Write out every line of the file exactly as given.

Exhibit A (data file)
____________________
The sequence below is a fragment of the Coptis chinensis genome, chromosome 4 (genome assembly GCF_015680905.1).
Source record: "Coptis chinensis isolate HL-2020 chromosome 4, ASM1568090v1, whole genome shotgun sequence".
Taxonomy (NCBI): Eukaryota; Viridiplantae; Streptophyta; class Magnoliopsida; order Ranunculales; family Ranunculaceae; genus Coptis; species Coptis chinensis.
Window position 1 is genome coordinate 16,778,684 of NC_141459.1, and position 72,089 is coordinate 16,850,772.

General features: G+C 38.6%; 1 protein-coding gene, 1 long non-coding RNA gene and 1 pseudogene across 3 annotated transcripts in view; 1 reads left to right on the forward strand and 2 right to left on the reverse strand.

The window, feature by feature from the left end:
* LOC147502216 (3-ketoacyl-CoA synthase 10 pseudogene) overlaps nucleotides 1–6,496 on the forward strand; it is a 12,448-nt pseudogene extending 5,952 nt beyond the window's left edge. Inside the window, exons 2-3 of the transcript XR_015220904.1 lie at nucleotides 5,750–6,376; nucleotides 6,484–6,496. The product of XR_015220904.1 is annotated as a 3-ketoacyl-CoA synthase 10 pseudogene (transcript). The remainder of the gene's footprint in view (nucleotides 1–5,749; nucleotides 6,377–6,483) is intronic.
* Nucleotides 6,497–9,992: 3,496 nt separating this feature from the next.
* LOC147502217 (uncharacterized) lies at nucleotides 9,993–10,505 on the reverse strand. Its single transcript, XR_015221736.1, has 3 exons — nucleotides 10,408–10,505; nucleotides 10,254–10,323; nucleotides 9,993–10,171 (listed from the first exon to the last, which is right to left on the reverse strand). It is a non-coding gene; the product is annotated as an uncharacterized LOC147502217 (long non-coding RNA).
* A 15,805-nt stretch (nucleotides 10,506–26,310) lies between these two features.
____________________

The sequence below is a fragment of the Coptis chinensis genome, chromosome 4 (genome assembly GCF_015680905.1).
Source record: "Coptis chinensis isolate HL-2020 chromosome 4, ASM1568090v1, whole genome shotgun sequence".
Taxonomy (NCBI): Eukaryota; Viridiplantae; Streptophyta; class Magnoliopsida; order Ranunculales; family Ranunculaceae; genus Coptis; species Coptis chinensis.
Window position 1 is genome coordinate 16,778,684 of NC_141459.1, and position 72,089 is coordinate 16,850,772.

General features: G+C 38.6%; 1 protein-coding gene, 1 long non-coding RNA gene and 1 pseudogene across 3 annotated transcripts in view; 1 reads left to right on the forward strand and 2 right to left on the reverse strand.

The window, feature by feature from the left end:
* LOC147502216 (3-ketoacyl-CoA synthase 10 pseudogene) overlaps nucleotides 1–6,496 on the forward strand; it is a 12,448-nt pseudogene extending 5,952 nt beyond the window's left edge. Inside the window, exons 2-3 of the transcript XR_015220904.1 lie at nucleotides 5,750–6,376; nucleotides 6,484–6,496. The product of XR_015220904.1 is annotated as a 3-ketoacyl-CoA synthase 10 pseudogene (transcript). The remainder of the gene's footprint in view (nucleotides 1–5,749; nucleotides 6,377–6,483) is intronic.
* Nucleotides 6,497–9,992: 3,496 nt separating this feature from the next.
* LOC147502217 (uncharacterized) lies at nucleotides 9,993–10,505 on the reverse strand. Its single transcript, XR_015221736.1, has 3 exons — nucleotides 10,408–10,505; nucleotides 10,254–10,323; nucleotides 9,993–10,171 (listed from the first exon to the last, which is right to left on the reverse strand). It is a non-coding gene; the product is annotated as an uncharacterized LOC147502217 (long non-coding RNA).
* A 15,805-nt stretch (nucleotides 10,506–26,310) lies between these two features.